I Have Nothing

You know it’s bad when Comedy Central is coming on short on the ability to deliver comedy on a night like this.

You know it’s bad when the people you rely on for laughs are just as afraid as you are.

I can offer no optimism in this pivotal time in our nation’s history.

No matter how this election turns out, this election and its propaganda have divided our nation. We’ve seen sexism, racism, and all sort of other-isms come out in full force, and for a while, I thought we were better than this. I thought that we could embrace a progressive line of thinking, in that we should be able to see human beings as human beings.

History has its eyes on us, and those eyes are witnessing sorrow. It may turn around, but even then…I don’t know. I wasn’t lying when I said I can’t offer much in the way of optimism here.

Save for this: Remember the right to impeach. That may come in handy soon.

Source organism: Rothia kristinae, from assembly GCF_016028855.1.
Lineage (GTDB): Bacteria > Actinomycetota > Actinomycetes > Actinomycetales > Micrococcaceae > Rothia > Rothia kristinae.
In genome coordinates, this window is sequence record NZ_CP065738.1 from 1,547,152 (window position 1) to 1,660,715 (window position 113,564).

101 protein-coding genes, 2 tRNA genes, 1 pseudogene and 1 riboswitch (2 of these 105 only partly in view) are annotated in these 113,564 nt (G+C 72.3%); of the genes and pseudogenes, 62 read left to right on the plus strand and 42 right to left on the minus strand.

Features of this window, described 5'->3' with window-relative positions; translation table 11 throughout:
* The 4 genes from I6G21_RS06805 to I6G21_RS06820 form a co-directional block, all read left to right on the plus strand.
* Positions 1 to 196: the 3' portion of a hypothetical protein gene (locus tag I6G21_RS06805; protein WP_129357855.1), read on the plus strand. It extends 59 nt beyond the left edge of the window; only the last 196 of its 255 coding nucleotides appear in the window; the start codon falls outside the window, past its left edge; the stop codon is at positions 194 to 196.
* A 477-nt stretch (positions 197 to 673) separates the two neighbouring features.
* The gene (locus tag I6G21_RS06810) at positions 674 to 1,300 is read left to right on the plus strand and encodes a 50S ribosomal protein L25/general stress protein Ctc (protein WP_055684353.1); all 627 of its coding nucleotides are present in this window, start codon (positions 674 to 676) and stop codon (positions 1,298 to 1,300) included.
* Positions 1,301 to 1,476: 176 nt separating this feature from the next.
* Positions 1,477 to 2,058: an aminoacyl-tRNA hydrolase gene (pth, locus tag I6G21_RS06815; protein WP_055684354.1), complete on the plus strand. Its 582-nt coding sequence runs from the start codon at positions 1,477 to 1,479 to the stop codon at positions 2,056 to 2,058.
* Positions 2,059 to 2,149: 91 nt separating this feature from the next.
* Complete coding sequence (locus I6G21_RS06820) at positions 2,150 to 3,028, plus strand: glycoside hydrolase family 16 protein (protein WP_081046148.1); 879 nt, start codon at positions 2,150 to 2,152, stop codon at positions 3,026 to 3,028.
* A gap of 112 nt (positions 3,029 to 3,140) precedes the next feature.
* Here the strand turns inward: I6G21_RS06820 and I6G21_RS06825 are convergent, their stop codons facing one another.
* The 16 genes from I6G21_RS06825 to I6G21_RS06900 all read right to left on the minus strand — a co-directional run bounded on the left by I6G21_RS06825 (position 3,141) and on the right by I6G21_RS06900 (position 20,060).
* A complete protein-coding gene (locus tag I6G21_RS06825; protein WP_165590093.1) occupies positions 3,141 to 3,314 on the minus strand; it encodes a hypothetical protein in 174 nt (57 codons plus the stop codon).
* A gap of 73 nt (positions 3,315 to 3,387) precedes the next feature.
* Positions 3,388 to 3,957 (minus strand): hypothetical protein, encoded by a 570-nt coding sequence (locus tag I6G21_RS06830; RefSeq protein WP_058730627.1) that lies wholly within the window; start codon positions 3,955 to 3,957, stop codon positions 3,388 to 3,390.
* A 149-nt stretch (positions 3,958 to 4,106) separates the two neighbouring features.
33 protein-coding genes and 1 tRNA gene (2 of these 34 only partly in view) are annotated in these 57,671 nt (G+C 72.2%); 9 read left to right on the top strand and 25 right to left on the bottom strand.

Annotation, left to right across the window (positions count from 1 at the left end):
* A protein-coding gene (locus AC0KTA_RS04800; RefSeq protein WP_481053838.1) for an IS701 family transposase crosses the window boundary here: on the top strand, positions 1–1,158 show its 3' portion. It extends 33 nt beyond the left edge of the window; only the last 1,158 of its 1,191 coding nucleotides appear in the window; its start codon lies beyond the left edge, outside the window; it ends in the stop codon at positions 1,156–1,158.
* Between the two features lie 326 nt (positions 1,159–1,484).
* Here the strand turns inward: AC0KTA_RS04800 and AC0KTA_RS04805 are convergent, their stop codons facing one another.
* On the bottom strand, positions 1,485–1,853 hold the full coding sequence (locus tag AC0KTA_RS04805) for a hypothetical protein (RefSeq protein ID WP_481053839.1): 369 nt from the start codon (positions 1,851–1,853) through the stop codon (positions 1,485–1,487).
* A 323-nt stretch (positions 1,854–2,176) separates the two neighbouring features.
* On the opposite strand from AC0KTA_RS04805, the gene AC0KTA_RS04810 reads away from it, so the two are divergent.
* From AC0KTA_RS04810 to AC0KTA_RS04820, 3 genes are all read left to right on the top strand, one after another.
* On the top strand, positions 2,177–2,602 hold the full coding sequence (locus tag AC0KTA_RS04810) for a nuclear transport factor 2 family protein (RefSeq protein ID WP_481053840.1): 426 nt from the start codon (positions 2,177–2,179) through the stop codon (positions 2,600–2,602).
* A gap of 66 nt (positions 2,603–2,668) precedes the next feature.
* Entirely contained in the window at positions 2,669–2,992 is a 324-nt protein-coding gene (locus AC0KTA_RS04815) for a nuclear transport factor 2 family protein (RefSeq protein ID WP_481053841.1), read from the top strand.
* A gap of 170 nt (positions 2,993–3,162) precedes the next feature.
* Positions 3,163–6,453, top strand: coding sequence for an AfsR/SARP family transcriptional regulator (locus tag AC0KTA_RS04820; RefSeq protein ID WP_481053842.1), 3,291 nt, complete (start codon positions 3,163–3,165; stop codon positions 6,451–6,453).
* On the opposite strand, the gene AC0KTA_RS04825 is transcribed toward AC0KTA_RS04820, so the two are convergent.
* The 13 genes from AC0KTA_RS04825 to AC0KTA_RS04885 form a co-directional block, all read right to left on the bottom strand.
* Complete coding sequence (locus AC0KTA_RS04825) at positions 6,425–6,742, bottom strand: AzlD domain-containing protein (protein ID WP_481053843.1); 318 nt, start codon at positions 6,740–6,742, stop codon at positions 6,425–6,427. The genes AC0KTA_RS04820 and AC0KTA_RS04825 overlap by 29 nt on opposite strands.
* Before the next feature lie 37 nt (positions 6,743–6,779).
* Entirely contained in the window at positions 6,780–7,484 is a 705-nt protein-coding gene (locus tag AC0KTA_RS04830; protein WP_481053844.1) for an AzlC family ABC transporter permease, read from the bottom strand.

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The Sight of Injustice and a Heart for Activism

Almost an hour ago, I left my only class for the day after concluding the stunning and informative documentary “The 13th.” It fits into our current studies, in which we have been focusing on how race is portrayed in the media. Recently, we read some writings from Michelle Alexander on the subject of mass incarceration as the new slavery, disproportionately affecting people of color. This documentary went through the history of incarceration in the United States, highlighting the prison population during certain years. It was surprising that, in the 1970s, the prison population was close to 300,000—in 2000, it was dramatically inflated to over 2.1 million people. Although the United States constitutes just 5% of the world’s population, according to the documentary, it is home to 25% of the world’s jailed population.

If you were like I was at the beginning of this race unit of my class, you may wonder just how mass incarceration, something most people have been used to for many decades, can come close to being called slavery. It didn’t take much looking to drive the truth of this comparison home.

Continue reading “The Sight of Injustice and a Heart for Activism”